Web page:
Creating the future

fractal 3I’m deep into writing d4 now, and am finding that it has an underlying connection with my second novel y1. This doesn’t surprise me, I always saw the second three novels in the collection 46.Ascending as being an “octave up”, if you will, from the first three books. Sort of a one-three-five set of chords played once, and then played again. The simplest of songs, because of course I’m not a song writer, but just a word writer. By our very nature we write simple music.

In y1, my character Toby has no objection to people earning wealth, but he takes offense at those who hold onto the wealth earned by others. I was surprised recently to learn that CNN news anchor Anderson Cooper is the son of blue jean designer and heiress Gloria Vanderbilt, who for philosophical reasons does not intend to pass any of her wealth along to her son. Interesting.

d4 is back to asking questions about wealth and why we are so driven to accumulate it and whether the rules we have in place concerning it are fair. In my research I stumbled on this article from an investment manager who breaks the “top one percent” into smaller increments and describes them. Those in the lower 90 percent of the “top one percent” tend to be doctors, lawyers, middle managers and successful small business owners who have generally Psychedelic 1trained hard and work hard for their money and although they enjoy more, they still struggle with economic concerns. The author contrasts them with the 0.01 percent who claim a considerably larger share of wealth than all the others combined and who benefit specifically from laws and policies that slant the odds ever more in their favor. It is worth reading and thinking about.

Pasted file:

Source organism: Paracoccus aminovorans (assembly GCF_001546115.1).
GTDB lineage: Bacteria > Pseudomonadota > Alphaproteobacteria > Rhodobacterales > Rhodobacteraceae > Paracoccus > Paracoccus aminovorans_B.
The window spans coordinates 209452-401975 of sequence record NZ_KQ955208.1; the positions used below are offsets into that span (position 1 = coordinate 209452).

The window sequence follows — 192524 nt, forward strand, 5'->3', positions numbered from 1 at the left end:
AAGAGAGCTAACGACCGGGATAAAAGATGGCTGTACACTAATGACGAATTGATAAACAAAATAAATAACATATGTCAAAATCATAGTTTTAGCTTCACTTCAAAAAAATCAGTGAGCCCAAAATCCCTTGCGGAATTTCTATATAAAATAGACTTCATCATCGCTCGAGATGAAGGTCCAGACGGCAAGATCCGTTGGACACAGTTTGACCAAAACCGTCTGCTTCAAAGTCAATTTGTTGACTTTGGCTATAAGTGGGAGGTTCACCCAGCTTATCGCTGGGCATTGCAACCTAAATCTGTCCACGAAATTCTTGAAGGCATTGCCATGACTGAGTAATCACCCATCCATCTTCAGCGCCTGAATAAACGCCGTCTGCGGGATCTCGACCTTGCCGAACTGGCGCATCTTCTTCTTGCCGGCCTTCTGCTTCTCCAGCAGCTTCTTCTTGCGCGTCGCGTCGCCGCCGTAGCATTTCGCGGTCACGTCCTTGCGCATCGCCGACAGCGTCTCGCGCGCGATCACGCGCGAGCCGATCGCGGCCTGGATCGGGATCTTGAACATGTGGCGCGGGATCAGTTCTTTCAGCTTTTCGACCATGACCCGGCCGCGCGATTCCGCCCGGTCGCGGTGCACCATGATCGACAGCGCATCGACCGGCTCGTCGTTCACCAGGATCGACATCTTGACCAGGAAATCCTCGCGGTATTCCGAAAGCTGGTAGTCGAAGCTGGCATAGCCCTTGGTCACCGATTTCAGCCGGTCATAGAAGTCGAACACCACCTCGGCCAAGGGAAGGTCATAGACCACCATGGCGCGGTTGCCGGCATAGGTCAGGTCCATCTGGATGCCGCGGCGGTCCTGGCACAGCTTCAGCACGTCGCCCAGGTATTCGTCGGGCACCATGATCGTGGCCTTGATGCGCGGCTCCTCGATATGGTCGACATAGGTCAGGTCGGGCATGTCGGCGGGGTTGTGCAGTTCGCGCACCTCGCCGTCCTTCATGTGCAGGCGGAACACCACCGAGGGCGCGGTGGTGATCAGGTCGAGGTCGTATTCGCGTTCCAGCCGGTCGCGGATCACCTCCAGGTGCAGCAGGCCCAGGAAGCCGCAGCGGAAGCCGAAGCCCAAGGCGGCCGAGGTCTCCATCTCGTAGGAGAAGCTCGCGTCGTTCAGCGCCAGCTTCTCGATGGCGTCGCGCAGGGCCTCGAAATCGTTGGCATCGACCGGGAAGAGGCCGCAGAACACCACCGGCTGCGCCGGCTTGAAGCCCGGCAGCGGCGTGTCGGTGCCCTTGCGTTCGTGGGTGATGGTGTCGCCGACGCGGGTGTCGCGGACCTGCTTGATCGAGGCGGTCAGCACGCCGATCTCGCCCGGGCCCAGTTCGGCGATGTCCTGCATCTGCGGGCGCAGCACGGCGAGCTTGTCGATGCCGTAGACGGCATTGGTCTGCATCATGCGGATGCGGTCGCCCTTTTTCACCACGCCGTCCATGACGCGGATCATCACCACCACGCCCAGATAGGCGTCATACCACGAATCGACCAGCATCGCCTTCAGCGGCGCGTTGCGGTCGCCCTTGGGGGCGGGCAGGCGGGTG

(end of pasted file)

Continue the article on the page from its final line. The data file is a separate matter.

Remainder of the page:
I’ve become a big fan of Daily Science Fiction and the story today impressed me more than most, perhaps because it played right into my mood after just finishing the article above. Called “Life on Mars” by Kelly Jennings it tells of the discovery of extraterrestrial life from the point of view of a woman too overworked and tired to really care. It is well worth reading also.

Unlike y1, d4 is a book about the future, and how we create the future every day by the choices that we make. One has to look at the policies we have in place now and wonder about the kind of world we are in the process of making.

a close game

slipperAfter speculating about the joys of a tied game on my x0 blog here and the beauty of equilibrium points in nature on my z2 blog here, it seemed incomplete not to praise the virtues of a close game as well. No matter what the nature of the contest, most spectators consistently cheer on the Cinderella team or the surprisingly adept child, old person,  or new comer.  We like a close contest.  We appreciate a surprise. And we generally tire of the team that wins over and over.

sportsBut what if that repeat winner is just that good? What if a combination of hard work, skill and class accompany win after win? Then, the winner becomes an all time great,  and the singer/actor/dancer/musician/athlete/survivor/contestant/team is likely to garner both respect and fans as she, he or they continue to succeed.

And what if the repeat winner turns instead to taking short-cuts while bending rules, to discouraging the competition, to behaving with a sense of entitlement and with attempts to jury-rig the system in their favor? What if they campaign for rules that will benefit those with past success at the expense of newcomers? Odds are that most will be happy to see her, him or them loose.

stadiumIn the book y1, Toby bases his organization and his life’s work on the idea of fair competition. He wants to see every human have an equal chance to succeed. He doesn’t want to see the game of life always end in tie and he knows it won’t anyway.  But he believes that if we have a more or less level playing field, then we all will thrive. A lot more Cinderella teams should win, and there should be many more close games.